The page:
Well, part of the interesting thing about ICT is that there are so many different — partly programmers and partly designers and artists, people that are from the entertainment industry that we work with. So you want to tell a story — from there on you define the characteristics that you need to create. Are they nice or not so nice? Are they really working to challenge you or work with you? Are they edgy, quirky; what is their sense of humor? We design it similarly as if you would write a movie script. We create concept sketches or we scan real people.

What’s the most surprising moment you’ve had at ICT?
The most surprising is how these characters sort of subconsciously are present and make you react as if they are real, and we can see that in a variety of different ways. The first time I noticed it is the project of Gunslinger. It’s a real set and the characters are very lifelike. I know they’re not real; I made them myself. But from the corner of my eye, I keep seeing this digital character and thinking someone is there. I know they’re not but I think they are.

Credit: Karina Nordbak

Credit: Karina Nordbak

Nick Araya, owner of TreeCareLA and board-certified master arborist
Nick Araya, owner of TreeCareLA, is one of only 12 board-certified master arborists in Los Angeles. He spends much of his days high up in the trees, and when we spoke, he had just finished injecting a sick tree with medicine.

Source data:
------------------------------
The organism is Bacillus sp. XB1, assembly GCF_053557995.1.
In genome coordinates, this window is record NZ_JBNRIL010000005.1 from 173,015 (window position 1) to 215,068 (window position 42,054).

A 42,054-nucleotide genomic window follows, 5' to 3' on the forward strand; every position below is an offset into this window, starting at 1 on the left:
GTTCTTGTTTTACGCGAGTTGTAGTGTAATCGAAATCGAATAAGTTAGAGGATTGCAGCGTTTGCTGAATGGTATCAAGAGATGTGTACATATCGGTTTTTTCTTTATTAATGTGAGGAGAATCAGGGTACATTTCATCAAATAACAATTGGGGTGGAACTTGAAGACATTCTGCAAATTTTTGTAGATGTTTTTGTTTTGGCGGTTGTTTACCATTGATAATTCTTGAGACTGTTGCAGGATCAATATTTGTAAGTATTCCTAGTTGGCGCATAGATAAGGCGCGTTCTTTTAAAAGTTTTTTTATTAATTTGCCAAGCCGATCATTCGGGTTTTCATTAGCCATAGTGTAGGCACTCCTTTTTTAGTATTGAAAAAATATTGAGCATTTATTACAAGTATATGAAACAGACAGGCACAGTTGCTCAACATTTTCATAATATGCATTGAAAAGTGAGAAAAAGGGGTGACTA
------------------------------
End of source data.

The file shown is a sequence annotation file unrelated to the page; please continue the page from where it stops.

How did you get into the field of caring for trees?
I think all arborists come from one of three paths. One is, they went to school and learned the trade. Another is, they just started doing tree work as a side job or fell into an apprenticeship. Then there’s a whole world of people that like to climb things; rocks and mountains and towers and things like that. Someone else says, “Hey, since you can climb that other thing over there, if I gave you some money would you climb this tree?” I’m in the third category.

I started climbing rocks in 1997. In college, I didn’t have a lot of money and I didn’t have a car but I did have a lot of rock-climbing equipment. I started climbing a tree on campus as a way to practice climbing rocks, and I was like, “Hey, this is kind of cool.” I started climbing trees just to keep my mountain and rock skills sharp, then I realized I liked it more. That’s how I got into being an arborist.